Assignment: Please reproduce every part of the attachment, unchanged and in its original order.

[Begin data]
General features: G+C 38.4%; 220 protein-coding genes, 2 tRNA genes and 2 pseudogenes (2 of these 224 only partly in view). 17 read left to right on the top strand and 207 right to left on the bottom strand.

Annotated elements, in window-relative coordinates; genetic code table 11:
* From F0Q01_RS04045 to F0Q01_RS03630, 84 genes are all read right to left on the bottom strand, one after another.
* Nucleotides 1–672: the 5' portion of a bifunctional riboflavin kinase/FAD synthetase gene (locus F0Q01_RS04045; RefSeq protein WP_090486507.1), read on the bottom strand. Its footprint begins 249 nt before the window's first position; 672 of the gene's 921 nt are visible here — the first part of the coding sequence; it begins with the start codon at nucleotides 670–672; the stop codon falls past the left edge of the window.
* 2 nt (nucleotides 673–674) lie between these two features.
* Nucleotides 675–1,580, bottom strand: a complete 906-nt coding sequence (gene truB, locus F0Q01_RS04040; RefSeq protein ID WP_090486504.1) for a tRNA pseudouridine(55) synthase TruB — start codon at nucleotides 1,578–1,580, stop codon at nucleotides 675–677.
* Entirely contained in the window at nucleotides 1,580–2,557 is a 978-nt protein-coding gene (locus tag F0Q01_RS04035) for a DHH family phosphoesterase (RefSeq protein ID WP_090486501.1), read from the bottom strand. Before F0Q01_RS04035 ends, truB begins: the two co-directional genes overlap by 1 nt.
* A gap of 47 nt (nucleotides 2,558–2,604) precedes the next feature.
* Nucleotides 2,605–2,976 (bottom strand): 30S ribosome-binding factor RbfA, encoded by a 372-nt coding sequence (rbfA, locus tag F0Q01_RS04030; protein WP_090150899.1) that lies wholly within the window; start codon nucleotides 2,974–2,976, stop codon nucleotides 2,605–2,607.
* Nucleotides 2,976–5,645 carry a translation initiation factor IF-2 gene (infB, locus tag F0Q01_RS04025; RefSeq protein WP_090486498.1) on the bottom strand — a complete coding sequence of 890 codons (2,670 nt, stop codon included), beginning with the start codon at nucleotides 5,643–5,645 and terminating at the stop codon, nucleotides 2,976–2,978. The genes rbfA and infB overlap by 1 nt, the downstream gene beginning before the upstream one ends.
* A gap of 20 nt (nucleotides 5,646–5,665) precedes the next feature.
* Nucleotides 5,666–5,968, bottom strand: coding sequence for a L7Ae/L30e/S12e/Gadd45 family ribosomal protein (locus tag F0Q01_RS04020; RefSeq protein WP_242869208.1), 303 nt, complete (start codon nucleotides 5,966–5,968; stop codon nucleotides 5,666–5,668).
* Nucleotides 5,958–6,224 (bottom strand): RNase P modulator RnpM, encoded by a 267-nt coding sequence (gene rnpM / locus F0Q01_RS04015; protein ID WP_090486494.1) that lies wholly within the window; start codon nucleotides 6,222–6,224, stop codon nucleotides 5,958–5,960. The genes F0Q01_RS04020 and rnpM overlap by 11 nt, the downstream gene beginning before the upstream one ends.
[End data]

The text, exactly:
General features: G+C 38.4%; 220 protein-coding genes, 2 tRNA genes and 2 pseudogenes (2 of these 224 only partly in view). 17 read left to right on the top strand and 207 right to left on the bottom strand.

Annotated elements, in window-relative coordinates; genetic code table 11:
* From F0Q01_RS04045 to F0Q01_RS03630, 84 genes are all read right to left on the bottom strand, one after another.
* Nucleotides 1–672: the 5' portion of a bifunctional riboflavin kinase/FAD synthetase gene (locus F0Q01_RS04045; RefSeq protein WP_090486507.1), read on the bottom strand. Its footprint begins 249 nt before the window's first position; 672 of the gene's 921 nt are visible here — the first part of the coding sequence; it begins with the start codon at nucleotides 670–672; the stop codon falls past the left edge of the window.
* 2 nt (nucleotides 673–674) lie between these two features.
* Nucleotides 675–1,580, bottom strand: a complete 906-nt coding sequence (gene truB, locus F0Q01_RS04040; RefSeq protein ID WP_090486504.1) for a tRNA pseudouridine(55) synthase TruB — start codon at nucleotides 1,578–1,580, stop codon at nucleotides 675–677.
* Entirely contained in the window at nucleotides 1,580–2,557 is a 978-nt protein-coding gene (locus tag F0Q01_RS04035) for a DHH family phosphoesterase (RefSeq protein ID WP_090486501.1), read from the bottom strand. Before F0Q01_RS04035 ends, truB begins: the two co-directional genes overlap by 1 nt.
* A gap of 47 nt (nucleotides 2,558–2,604) precedes the next feature.
* Nucleotides 2,605–2,976 (bottom strand): 30S ribosome-binding factor RbfA, encoded by a 372-nt coding sequence (rbfA, locus tag F0Q01_RS04030; protein WP_090150899.1) that lies wholly within the window; start codon nucleotides 2,974–2,976, stop codon nucleotides 2,605–2,607.
* Nucleotides 2,976–5,645 carry a translation initiation factor IF-2 gene (infB, locus tag F0Q01_RS04025; RefSeq protein WP_090486498.1) on the bottom strand — a complete coding sequence of 890 codons (2,670 nt, stop codon included), beginning with the start codon at nucleotides 5,643–5,645 and terminating at the stop codon, nucleotides 2,976–2,978. The genes rbfA and infB overlap by 1 nt, the downstream gene beginning before the upstream one ends.
* A gap of 20 nt (nucleotides 5,646–5,665) precedes the next feature.
* Nucleotides 5,666–5,968, bottom strand: coding sequence for a L7Ae/L30e/S12e/Gadd45 family ribosomal protein (locus tag F0Q01_RS04020; RefSeq protein WP_242869208.1), 303 nt, complete (start codon nucleotides 5,966–5,968; stop codon nucleotides 5,666–5,668).
* Nucleotides 5,958–6,224 (bottom strand): RNase P modulator RnpM, encoded by a 267-nt coding sequence (gene rnpM / locus F0Q01_RS04015; protein ID WP_090486494.1) that lies wholly within the window; start codon nucleotides 6,222–6,224, stop codon nucleotides 5,958–5,960. The genes F0Q01_RS04020 and rnpM overlap by 11 nt, the downstream gene beginning before the upstream one ends.